If you're a energy investor in the U.S., you've probably been eagerly awaiting the Supreme Court's ruling about FERC's Order 745. Or maybe that was that just me?
Seriously, though, a Supreme Court ruling handed down on Monday January 25, 2016 could change the electricity business as we know it in a number of ways. It paves the way for demand to be treated as a resource in the same way supply is, which could create an entirely new business model in electricity all across the country.
What this ruling is
I won't go into the gritty details about what the ruling was (you can read the full ruling here), but the short story is that wholesale power companies were challenging the Federal Energy Regulatory Commission's ability to create rules that will govern demand response.
Demand response, in its simplest form, is what happens when the electricity market puts a dollar value on consumers who don't use electricity. You can think of it like telling you I'll pay you $1 to not run your dishwasher between the hours of 8:00 and 5:00 tomorrow.
In reality, demand response is more complicated than that, but FERC will now be able to create rules that treat demand as a resource, the same way electricity supply is a resource. This will create a world of opportunity for companies innovating in this space. Here are a few potential winners.
One of the real pioneers of demand response was EnerNOC (NASDAQ:ENOC). The company built a large network of customers who would adjust demand by turning down air conditioners or lighting when EnerNOC asked them to, and EnerNOC would then bid that potential energy savings into competitive wholesale markets, primarily PJM.
The business has grown rapidly as it built out demand capacity, but the court battle leading up to this ruling took its toll on the company. If the Supreme Court had ruled the other way, it could have undermined EnerNOC's entire demand response business by stripping FERC's power.
As it stands today, EnerNOC will be one of the biggest beneficiaries of the ruling. It's hard to tell what the financial impact will be, given the company's losses over a long period of time, but this is a company to keep an eye on as the demand response market opens up.
Distributed resources, or energy resources not coming from the central grid, got a big boost with this ruling, and that plays into SolarCity's (NASDAQ:SCTY) wheelhouse. Rooftop solar is just the start of the company's long-term plans, which include energy storage and smart controls of the house. A decade from now, I wouldn't be surprised if SolarCity wasn't offering a full suite of products that will create energy, store energy, and consume energy all when it's best for the consumer.
Having the ability to provide energy or energy savings to the grid at a competitive rate could also help alleviate the pressure of changes to net metering. The current net metering structure is slowly fading away, particularly in California, and this could create a new revenue stream on top of electricity from solar panels, all controlled through a SolarCity inverter.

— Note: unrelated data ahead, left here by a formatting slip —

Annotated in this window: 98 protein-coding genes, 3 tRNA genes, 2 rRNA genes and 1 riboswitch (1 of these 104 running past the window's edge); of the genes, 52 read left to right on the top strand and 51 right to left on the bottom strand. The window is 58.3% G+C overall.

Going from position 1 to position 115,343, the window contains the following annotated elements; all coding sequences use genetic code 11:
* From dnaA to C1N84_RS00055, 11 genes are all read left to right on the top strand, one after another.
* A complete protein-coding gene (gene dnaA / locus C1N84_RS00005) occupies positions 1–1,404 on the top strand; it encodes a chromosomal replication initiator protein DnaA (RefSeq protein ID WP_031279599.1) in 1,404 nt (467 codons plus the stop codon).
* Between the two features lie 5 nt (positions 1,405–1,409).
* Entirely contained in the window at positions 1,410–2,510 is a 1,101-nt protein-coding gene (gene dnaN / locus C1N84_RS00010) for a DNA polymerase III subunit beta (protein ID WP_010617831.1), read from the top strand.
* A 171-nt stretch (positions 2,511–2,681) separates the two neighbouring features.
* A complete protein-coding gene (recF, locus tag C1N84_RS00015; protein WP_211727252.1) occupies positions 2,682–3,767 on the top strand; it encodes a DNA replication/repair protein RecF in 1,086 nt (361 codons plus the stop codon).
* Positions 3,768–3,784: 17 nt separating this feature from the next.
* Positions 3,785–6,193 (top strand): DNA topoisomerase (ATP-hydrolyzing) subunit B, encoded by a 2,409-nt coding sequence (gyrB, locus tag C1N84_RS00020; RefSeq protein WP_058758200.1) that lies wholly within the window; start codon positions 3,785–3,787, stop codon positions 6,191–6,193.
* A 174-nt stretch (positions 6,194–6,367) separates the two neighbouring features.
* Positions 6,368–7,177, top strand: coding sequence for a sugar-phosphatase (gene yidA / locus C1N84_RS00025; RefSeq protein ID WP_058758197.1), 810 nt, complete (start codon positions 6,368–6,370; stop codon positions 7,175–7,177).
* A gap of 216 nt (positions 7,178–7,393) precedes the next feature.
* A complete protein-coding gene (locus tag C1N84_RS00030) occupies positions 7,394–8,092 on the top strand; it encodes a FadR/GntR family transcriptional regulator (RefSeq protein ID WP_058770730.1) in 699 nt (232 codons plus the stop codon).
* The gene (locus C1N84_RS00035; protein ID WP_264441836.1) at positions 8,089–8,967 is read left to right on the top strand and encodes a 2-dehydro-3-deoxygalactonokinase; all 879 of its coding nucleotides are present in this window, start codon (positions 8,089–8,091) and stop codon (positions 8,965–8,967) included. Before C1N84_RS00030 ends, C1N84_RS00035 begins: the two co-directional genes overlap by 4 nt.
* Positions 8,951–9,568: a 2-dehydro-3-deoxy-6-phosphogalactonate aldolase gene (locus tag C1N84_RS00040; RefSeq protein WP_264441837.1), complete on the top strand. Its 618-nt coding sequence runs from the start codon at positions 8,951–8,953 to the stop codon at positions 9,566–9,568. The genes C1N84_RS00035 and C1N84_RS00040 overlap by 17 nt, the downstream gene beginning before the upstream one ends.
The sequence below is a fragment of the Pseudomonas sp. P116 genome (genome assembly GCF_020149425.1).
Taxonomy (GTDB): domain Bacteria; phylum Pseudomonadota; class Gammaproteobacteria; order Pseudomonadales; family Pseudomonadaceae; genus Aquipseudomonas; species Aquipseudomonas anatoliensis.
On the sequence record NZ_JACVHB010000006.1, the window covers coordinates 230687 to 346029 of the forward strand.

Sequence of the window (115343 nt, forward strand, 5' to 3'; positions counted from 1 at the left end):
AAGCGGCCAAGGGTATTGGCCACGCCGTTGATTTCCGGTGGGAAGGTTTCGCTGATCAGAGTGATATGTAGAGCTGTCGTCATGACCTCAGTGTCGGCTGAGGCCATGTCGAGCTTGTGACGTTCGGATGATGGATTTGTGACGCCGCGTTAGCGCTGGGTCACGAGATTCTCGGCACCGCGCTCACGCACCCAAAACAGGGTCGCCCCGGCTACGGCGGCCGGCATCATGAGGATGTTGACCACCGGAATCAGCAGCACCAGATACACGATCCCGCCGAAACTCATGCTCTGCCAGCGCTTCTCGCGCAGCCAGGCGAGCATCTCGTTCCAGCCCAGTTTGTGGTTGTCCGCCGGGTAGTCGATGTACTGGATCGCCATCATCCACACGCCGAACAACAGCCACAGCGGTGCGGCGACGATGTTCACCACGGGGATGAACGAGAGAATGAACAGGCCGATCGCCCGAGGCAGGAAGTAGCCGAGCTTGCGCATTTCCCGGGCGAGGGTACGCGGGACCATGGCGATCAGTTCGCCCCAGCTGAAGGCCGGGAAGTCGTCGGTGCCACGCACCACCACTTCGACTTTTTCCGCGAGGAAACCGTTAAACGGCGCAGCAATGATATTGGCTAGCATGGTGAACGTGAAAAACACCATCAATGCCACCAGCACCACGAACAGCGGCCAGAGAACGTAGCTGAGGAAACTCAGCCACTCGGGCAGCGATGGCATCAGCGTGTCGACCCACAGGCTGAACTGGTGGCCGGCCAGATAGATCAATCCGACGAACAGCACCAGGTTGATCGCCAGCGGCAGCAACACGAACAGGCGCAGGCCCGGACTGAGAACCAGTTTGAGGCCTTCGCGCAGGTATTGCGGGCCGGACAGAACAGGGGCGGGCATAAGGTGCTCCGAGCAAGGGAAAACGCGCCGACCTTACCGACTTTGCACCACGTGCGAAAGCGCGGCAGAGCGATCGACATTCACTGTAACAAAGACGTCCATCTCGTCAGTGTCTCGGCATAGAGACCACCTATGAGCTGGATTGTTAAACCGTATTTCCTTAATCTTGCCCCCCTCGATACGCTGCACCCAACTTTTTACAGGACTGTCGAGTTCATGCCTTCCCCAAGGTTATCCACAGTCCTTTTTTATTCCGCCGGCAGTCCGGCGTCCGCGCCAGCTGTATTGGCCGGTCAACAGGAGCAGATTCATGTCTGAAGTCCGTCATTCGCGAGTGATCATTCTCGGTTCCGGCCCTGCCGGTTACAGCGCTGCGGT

Google and Apple
Don't look now, but Alphabet's (NASDAQ:GOOGL) Google and Apple (NASDAQ:AAPL) have been building platforms for smarter energy usage for years. The Nest Smart Meter and Apple HomeKit will be the platforms they build off, and that includes demand response.
Google has already launched a program called Rush Hour Rewards, which will help you earn money from lowering your energy usage. If this is expanded to include control of more devices, such as washers and dryers, and expanded into more markets, it could create a big market for Nest. Google doesn't break out Nest unit sales but there are hundreds of thousands, if not millions, of Nest devices already in the field, and Google could add this revenue source to their capabilities.
Apple's HomeKit could serve a similar role as Nest, although it's uncertain how Apple views its role in the smart home. HomeKit could be the central command point for smart home devices, and a demand response system could be integrated into that. What would be key for Apple would be ingraining customers further into its ecosystem. If you have a smart home that runs on HomeKit, everyone in the home has an incentive to have an iPhone, iPad, Mac, and/or Apple TV. That's a lot of recurring sales as people dive deeper into the Apple ecosystem.
Energy innovation is at hand
What the expansion of demand response markets really does is open up all kinds of energy innovation options for companies. Everything from smart thermostats to energy storage can now become a revenue opportunity. This changes the game in energy and will be a big threat to the utility status quo, something we can partially thank the Supreme Court for.
Suzanne Frey, an executive at Alphabet, is a member of The Motley Fool's board of directors. Travis Hoium owns shares of Apple. The Motley Fool owns shares of and recommends Alphabet (A shares), Apple, EnerNOC, SolarCity, and Tesla Motors. Try any of our Foolish newsletter services free for 30 days. We Fools may not all hold the same opinions, but we all believe that considering a diverse range of insights makes us better investors. The Motley Fool has a disclosure policy.